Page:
Team chief: F1 needs to monetise new media

Martin Whitmarsh, team principal at McLaren, has suggested that although Formula One has benefited from its exposure on television under the sport’s commercial chief Bernie Ecclestone, the changes in technology and media consumption mean that it now needs to reassess how to monetise the new opportunities.

Whitmarsh told the sport’s official website, formula1.com, that there were only two global sports: soccer and Formula One,and noted that Ecclestone and commercial partners had done well in the past.” And of course we can do better and we always should be open to embrace new technologies, opportunities and new challenges,” suggesting that F1 was probably better off doing this with people it knew than suddenly saying it must go off in a different direction.

Referring to News Corp’s interest in acquiring the sport, Whitmarsh said that he didn’t think that Formula One needed to “rush into their arms. I think we should be open-minded looking at what is in the best interests of the sport in the long term. There will always be controversies in and outside our sport so we have to be balanced and look at how we can promote, develop and sustain our sport.”

Whitmarsh said that the sport had to change “because none of us will be here in 20 years’ time … so I think we owe it to the sport that we find a positive and good way to move forward. Media is much more complex these days. If you take the young generation, they don’t just watch television – they probably have the TV on, then they have probably something different running on their iPad or on their phone or laptop. We grew up with television and for a moment thought that email was cool – but kids don’t email anymore. They are definitely on a much more advanced level than that. The power of these new media outlets is enormous, but how do you monetise that,” he asked.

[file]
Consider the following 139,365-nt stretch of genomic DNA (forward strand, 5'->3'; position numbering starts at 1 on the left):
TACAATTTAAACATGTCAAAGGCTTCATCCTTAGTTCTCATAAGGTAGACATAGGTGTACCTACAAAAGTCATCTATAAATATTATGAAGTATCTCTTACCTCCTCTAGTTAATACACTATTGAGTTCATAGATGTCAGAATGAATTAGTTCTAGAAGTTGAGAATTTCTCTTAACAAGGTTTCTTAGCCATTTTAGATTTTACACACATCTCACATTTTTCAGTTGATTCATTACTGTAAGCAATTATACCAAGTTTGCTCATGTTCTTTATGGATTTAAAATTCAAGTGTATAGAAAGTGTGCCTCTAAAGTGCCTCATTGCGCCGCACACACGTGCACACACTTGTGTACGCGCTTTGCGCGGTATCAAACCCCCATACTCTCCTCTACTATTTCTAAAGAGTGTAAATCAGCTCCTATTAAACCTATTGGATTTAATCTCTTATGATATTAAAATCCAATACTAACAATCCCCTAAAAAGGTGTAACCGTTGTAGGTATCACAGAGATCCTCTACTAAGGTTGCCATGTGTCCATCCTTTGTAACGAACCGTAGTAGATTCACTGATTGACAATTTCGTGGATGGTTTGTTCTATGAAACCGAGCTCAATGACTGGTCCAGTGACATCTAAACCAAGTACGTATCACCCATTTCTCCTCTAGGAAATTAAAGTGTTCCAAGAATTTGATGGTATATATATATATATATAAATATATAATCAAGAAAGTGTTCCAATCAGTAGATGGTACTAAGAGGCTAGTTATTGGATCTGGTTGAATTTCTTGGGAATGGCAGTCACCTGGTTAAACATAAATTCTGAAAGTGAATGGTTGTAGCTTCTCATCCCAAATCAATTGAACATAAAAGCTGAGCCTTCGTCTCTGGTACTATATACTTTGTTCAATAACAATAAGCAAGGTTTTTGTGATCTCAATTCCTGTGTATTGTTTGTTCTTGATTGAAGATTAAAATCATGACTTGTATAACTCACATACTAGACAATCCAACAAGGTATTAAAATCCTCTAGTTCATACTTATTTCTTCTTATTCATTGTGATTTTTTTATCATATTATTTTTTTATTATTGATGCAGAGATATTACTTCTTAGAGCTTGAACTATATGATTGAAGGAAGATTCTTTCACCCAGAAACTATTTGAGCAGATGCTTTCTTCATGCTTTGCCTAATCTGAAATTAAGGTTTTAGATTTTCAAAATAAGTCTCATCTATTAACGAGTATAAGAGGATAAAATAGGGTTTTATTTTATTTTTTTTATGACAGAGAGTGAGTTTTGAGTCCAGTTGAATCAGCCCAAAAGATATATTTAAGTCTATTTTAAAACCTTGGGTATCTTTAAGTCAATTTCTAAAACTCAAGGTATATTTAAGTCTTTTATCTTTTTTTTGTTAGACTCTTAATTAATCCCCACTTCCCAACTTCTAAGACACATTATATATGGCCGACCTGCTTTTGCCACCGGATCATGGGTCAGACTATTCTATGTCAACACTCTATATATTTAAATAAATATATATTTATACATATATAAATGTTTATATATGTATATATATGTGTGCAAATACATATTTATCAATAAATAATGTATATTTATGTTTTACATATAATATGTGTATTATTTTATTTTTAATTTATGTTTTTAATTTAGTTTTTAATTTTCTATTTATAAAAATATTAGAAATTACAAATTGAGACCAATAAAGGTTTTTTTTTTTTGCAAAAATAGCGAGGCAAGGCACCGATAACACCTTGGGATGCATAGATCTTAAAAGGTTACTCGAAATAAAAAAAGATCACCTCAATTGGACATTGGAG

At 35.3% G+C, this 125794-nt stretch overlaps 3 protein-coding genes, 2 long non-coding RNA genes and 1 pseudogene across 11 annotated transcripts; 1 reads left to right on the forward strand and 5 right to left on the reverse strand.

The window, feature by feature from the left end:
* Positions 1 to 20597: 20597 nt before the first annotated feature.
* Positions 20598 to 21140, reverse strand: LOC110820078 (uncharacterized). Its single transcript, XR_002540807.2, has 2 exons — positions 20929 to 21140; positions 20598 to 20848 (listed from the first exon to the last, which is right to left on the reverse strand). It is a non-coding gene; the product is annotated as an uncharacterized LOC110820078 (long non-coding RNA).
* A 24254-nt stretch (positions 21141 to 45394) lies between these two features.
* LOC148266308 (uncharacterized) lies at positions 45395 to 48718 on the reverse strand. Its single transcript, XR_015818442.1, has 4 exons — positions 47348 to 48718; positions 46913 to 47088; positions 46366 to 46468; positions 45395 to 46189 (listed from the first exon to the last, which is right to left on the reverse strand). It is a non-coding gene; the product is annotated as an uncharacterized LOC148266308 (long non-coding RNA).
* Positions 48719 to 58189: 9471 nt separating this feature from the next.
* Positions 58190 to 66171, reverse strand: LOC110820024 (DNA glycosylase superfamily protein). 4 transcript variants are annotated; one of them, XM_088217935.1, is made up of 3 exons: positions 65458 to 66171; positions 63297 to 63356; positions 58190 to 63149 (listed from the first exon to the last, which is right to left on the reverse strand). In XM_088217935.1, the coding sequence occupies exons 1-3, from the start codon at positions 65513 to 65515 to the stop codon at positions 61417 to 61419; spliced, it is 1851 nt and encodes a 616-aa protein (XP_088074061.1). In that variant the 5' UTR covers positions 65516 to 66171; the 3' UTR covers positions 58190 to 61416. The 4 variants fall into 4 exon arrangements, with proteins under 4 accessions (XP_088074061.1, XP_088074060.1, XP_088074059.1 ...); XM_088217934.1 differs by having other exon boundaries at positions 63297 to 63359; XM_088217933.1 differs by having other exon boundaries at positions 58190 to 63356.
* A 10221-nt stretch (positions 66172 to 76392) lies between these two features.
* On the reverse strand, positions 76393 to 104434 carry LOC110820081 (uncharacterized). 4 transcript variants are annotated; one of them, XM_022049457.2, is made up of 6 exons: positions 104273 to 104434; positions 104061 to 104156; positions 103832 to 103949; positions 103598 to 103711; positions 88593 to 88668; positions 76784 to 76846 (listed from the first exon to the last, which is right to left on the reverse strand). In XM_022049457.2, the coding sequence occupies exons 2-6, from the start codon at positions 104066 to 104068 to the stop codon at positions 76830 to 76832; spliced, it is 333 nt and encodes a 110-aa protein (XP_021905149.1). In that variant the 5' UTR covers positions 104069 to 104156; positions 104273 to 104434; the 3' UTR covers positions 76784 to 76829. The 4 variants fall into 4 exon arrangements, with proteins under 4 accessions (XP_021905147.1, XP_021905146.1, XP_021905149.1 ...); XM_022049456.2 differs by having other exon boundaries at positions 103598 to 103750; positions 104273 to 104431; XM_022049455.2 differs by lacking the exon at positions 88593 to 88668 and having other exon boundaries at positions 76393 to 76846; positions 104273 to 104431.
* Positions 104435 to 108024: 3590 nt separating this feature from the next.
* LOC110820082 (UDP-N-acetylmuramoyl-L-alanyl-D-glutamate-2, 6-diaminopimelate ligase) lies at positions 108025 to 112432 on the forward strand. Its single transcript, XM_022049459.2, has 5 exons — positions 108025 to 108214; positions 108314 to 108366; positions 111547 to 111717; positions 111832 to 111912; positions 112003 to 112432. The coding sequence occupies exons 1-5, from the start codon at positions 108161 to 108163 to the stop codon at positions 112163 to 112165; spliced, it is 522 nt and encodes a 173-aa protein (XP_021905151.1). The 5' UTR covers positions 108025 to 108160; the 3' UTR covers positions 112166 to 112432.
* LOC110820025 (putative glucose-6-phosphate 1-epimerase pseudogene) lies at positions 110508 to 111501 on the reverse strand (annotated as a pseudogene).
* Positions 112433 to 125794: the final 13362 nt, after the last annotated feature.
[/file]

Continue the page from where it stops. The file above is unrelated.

Noting that Ecclestone’s “great trick” had been monetising the media exposure of Formula One, Whitmarsh said that nowadays, it was a much more complex media environment. “With fourth generation telecommunication systems, full television will be on phones soon and the phone can then Bluetooth to a monitor. So the question is how are you going to control that and how are you going to monetise it?”

He described Formula One as a world sport, which was data-rich, “and in this digital arena we can populate this digital environment with much more data and information than tennis, soccer or any other sport, so I think it is a huge opportunity that we have,” he said. “Sure there will still be people watching terrestrial television, but for the generation below us that’s not good enough any more. They want more information and they want to interact. They want to have communities going – and that’s the challenge: to find ways to monetise this as Bernie has done with television. He made sure that the revenues for the sport were very high. You can’t hold new developments back, so we need to bring in expertise that probably doesn’t exist in Formula One today,” he concluded.

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